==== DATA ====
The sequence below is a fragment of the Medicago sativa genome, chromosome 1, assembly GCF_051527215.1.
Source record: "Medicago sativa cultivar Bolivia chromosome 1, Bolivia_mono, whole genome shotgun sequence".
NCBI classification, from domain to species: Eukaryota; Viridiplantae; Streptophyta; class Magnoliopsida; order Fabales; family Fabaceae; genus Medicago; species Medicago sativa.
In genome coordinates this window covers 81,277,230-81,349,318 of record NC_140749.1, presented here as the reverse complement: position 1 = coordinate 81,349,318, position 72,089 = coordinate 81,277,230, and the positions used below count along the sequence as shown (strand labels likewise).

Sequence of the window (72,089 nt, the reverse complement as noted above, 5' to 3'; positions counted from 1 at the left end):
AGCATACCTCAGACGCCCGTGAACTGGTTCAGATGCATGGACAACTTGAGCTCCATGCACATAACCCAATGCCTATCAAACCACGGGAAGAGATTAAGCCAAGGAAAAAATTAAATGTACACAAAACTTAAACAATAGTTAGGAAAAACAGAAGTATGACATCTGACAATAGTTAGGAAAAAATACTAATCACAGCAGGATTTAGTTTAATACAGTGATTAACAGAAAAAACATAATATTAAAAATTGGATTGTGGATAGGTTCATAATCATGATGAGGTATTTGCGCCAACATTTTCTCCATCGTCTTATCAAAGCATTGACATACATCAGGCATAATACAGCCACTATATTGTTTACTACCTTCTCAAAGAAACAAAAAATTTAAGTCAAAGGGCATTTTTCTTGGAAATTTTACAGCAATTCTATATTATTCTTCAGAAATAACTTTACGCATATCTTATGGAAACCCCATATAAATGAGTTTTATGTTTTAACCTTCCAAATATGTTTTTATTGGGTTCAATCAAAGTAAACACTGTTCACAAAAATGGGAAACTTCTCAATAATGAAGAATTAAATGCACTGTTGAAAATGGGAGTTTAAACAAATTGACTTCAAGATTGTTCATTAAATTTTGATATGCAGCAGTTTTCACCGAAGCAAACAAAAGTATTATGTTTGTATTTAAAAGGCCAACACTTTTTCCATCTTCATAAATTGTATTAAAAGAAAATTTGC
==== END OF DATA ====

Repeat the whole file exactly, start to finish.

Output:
The sequence below is a fragment of the Medicago sativa genome, chromosome 1, assembly GCF_051527215.1.
Source record: "Medicago sativa cultivar Bolivia chromosome 1, Bolivia_mono, whole genome shotgun sequence".
NCBI classification, from domain to species: Eukaryota; Viridiplantae; Streptophyta; class Magnoliopsida; order Fabales; family Fabaceae; genus Medicago; species Medicago sativa.
In genome coordinates this window covers 81,277,230-81,349,318 of record NC_140749.1, presented here as the reverse complement: position 1 = coordinate 81,349,318, position 72,089 = coordinate 81,277,230, and the positions used below count along the sequence as shown (strand labels likewise).

Sequence of the window (72,089 nt, the reverse complement as noted above, 5' to 3'; positions counted from 1 at the left end):
AGCATACCTCAGACGCCCGTGAACTGGTTCAGATGCATGGACAACTTGAGCTCCATGCACATAACCCAATGCCTATCAAACCACGGGAAGAGATTAAGCCAAGGAAAAAATTAAATGTACACAAAACTTAAACAATAGTTAGGAAAAACAGAAGTATGACATCTGACAATAGTTAGGAAAAAATACTAATCACAGCAGGATTTAGTTTAATACAGTGATTAACAGAAAAAACATAATATTAAAAATTGGATTGTGGATAGGTTCATAATCATGATGAGGTATTTGCGCCAACATTTTCTCCATCGTCTTATCAAAGCATTGACATACATCAGGCATAATACAGCCACTATATTGTTTACTACCTTCTCAAAGAAACAAAAAATTTAAGTCAAAGGGCATTTTTCTTGGAAATTTTACAGCAATTCTATATTATTCTTCAGAAATAACTTTACGCATATCTTATGGAAACCCCATATAAATGAGTTTTATGTTTTAACCTTCCAAATATGTTTTTATTGGGTTCAATCAAAGTAAACACTGTTCACAAAAATGGGAAACTTCTCAATAATGAAGAATTAAATGCACTGTTGAAAATGGGAGTTTAAACAAATTGACTTCAAGATTGTTCATTAAATTTTGATATGCAGCAGTTTTCACCGAAGCAAACAAAAGTATTATGTTTGTATTTAAAAGGCCAACACTTTTTCCATCTTCATAAATTGTATTAAAAGAAAATTTGC